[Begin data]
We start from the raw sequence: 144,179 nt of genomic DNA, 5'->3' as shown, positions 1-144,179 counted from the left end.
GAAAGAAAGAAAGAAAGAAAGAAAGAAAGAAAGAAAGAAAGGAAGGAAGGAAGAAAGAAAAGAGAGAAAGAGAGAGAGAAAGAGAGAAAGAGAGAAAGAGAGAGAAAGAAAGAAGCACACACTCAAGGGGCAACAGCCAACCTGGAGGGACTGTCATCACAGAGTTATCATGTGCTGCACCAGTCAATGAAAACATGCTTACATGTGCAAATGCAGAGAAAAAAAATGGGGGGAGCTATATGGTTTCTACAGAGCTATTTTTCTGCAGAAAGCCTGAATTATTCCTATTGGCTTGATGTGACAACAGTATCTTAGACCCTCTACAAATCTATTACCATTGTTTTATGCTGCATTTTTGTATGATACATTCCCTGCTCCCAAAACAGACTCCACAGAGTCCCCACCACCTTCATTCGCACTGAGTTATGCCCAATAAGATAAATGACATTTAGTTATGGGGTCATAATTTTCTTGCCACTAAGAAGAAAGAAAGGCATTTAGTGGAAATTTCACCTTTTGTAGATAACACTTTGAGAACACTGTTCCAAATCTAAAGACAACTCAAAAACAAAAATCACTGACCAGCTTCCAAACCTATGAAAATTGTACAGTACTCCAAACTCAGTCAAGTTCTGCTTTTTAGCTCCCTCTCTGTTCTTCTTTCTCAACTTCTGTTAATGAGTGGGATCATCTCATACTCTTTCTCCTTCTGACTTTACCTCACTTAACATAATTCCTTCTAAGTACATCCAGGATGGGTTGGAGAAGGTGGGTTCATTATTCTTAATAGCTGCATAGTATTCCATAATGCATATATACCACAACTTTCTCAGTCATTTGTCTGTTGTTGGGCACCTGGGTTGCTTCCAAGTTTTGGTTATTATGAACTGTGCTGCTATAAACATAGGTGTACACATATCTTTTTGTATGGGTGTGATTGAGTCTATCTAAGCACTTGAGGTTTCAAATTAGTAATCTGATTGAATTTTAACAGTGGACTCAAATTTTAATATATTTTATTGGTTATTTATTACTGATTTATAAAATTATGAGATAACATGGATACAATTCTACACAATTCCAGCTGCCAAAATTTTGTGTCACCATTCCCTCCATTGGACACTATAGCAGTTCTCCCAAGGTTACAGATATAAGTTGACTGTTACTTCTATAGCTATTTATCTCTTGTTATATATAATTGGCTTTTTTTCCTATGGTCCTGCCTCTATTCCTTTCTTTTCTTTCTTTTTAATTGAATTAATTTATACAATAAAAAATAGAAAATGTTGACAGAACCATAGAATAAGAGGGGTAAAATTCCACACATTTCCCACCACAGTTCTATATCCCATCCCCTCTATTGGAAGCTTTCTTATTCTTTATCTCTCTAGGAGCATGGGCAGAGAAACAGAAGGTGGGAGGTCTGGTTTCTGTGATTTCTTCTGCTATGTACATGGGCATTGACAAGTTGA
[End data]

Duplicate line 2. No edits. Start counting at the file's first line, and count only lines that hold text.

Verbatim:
GAAAGAAAGAAAGAAAGAAAGAAAGAAAGAAAGAAAGAAAGGAAGGAAGGAAGAAAGAAAAGAGAGAAAGAGAGAGAGAAAGAGAGAAAGAGAGAAAGAGAGAGAAAGAAAGAAGCACACACTCAAGGGGCAACAGCCAACCTGGAGGGACTGTCATCACAGAGTTATCATGTGCTGCACCAGTCAATGAAAACATGCTTACATGTGCAAATGCAGAGAAAAAAAATGGGGGGAGCTATATGGTTTCTACAGAGCTATTTTTCTGCAGAAAGCCTGAATTATTCCTATTGGCTTGATGTGACAACAGTATCTTAGACCCTCTACAAATCTATTACCATTGTTTTATGCTGCATTTTTGTATGATACATTCCCTGCTCCCAAAACAGACTCCACAGAGTCCCCACCACCTTCATTCGCACTGAGTTATGCCCAATAAGATAAATGACATTTAGTTATGGGGTCATAATTTTCTTGCCACTAAGAAGAAAGAAAGGCATTTAGTGGAAATTTCACCTTTTGTAGATAACACTTTGAGAACACTGTTCCAAATCTAAAGACAACTCAAAAACAAAAATCACTGACCAGCTTCCAAACCTATGAAAATTGTACAGTACTCCAAACTCAGTCAAGTTCTGCTTTTTAGCTCCCTCTCTGTTCTTCTTTCTCAACTTCTGTTAATGAGTGGGATCATCTCATACTCTTTCTCCTTCTGACTTTACCTCACTTAACATAATTCCTTCTAAGTACATCCAGGATGGGTTGGAGAAGGTGGGTTCATTATTCTTAATAGCTGCATAGTATTCCATAATGCATATATACCACAACTTTCTCAGTCATTTGTCTGTTGTTGGGCACCTGGGTTGCTTCCAAGTTTTGGTTATTATGAACTGTGCTGCTATAAACATAGGTGTACACATATCTTTTTGTATGGGTGTGATTGAGTCTATCTAAGCACTTGAGGTTTCAAATTAGTAATCTGATTGAATTTTAACAGTGGACTCAAATTTTAATATATTTTATTGGTTATTTATTACTGATTTATAAAATTATGAGATAACATGGATACAATTCTACACAATTCCAGCTGCCAAAATTTTGTGTCACCATTCCCTCCATTGGACACTATAGCAGTTCTCCCAAGGTTACAGATATAAGTTGACTGTTACTTCTATAGCTATTTATCTCTTGTTATATATAATTGGCTTTTTTTCCTATGGTCCTGCCTCTATTCCTTTCTTTTCTTTCTTTTTAATTGAATTAATTTATACAATAAAAAATAGAAAATGTTGACAGAACCATAGAATAAGAGGGGTAAAATTCCACACATTTCCCACCACAGTTCTATATCCCATCCCCTCTATTGGAAGCTTTCTTATTCTTTATCTCTCTAGGAGCATGGGCAGAGAAACAGAAGGTGGGAGGTCTGGTTTCTGTGATTTCTTCTGCTATGTACATGGGCATTGACAAGTTGA